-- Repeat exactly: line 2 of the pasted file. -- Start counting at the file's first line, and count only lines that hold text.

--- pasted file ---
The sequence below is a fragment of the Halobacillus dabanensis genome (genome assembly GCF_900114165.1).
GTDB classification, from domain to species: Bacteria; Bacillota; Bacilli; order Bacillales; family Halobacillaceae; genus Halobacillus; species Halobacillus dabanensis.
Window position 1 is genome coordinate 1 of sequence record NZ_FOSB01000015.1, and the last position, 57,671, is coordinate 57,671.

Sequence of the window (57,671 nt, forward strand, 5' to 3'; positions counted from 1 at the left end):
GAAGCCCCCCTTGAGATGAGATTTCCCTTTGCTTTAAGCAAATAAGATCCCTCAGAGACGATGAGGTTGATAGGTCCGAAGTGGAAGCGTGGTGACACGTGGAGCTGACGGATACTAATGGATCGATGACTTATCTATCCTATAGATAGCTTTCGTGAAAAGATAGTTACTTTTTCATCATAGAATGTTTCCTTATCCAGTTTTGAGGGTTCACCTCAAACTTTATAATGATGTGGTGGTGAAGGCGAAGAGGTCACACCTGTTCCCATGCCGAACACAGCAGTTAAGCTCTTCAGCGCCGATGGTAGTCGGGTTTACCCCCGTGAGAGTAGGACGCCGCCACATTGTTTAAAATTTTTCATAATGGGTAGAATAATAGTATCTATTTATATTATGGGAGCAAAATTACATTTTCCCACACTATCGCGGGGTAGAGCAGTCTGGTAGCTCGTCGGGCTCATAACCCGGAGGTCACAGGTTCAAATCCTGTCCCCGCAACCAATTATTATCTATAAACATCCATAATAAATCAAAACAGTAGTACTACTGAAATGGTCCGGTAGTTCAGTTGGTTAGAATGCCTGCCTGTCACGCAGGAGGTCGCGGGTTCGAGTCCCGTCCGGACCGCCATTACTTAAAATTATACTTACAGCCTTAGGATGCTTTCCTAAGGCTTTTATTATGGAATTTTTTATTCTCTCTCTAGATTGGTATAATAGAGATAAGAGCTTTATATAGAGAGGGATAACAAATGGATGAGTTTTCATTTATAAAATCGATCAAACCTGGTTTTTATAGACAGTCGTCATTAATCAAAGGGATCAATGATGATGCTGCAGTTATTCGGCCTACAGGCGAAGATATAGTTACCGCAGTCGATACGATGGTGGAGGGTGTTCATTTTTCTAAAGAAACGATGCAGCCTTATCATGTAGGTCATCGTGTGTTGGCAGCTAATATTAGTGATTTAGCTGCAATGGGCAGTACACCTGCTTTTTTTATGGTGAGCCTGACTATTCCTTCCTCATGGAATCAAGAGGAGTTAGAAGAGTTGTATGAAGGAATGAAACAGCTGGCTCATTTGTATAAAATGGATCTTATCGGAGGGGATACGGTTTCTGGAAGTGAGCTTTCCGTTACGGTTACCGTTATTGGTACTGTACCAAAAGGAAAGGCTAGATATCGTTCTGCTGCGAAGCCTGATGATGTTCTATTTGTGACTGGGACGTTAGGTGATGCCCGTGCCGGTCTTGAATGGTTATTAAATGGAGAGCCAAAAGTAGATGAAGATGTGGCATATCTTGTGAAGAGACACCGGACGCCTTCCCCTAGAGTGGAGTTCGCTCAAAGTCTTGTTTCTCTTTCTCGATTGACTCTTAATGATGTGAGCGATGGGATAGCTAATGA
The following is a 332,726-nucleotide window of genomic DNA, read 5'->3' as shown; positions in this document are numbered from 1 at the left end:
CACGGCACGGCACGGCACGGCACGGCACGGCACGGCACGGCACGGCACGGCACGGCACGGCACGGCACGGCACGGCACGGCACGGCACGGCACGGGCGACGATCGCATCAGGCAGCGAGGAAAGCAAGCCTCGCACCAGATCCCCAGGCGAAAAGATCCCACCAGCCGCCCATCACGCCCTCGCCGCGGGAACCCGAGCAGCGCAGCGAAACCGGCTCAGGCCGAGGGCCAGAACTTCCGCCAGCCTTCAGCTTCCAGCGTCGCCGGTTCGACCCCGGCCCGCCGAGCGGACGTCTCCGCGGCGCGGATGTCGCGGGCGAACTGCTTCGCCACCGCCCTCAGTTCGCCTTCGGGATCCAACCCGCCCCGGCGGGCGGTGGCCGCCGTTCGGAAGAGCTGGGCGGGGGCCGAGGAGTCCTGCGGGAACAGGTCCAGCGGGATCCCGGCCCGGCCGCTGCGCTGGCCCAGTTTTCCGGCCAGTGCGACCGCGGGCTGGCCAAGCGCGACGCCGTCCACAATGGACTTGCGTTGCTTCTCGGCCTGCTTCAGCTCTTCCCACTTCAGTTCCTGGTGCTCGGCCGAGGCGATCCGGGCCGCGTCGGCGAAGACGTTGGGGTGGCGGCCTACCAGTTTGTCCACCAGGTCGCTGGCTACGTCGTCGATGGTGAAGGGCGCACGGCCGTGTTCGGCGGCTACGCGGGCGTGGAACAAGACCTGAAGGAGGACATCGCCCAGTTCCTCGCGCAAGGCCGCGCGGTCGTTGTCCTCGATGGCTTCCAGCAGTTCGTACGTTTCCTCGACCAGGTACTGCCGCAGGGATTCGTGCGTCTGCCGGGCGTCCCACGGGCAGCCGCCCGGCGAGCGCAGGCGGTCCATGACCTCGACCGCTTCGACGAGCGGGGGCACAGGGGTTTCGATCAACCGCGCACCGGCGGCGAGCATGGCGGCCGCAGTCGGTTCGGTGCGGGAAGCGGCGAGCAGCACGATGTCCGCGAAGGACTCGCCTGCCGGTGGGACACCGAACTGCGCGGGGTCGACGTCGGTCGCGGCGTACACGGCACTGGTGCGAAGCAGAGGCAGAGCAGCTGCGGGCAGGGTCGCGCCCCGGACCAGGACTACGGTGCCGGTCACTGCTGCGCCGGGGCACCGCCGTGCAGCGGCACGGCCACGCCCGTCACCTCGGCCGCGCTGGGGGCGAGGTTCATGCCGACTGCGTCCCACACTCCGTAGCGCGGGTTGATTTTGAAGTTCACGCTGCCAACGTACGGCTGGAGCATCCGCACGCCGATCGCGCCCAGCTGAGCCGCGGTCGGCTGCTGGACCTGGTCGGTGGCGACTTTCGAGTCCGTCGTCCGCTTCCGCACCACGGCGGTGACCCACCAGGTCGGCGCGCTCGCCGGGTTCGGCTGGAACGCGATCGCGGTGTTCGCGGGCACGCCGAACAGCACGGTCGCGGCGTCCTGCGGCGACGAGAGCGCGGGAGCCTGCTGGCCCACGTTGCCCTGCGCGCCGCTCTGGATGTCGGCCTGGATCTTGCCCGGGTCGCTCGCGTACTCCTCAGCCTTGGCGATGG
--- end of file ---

GTDB classification, from domain to species: Bacteria; Bacillota; Bacilli; order Bacillales; family Halobacillaceae; genus Halobacillus; species Halobacillus dabanensis.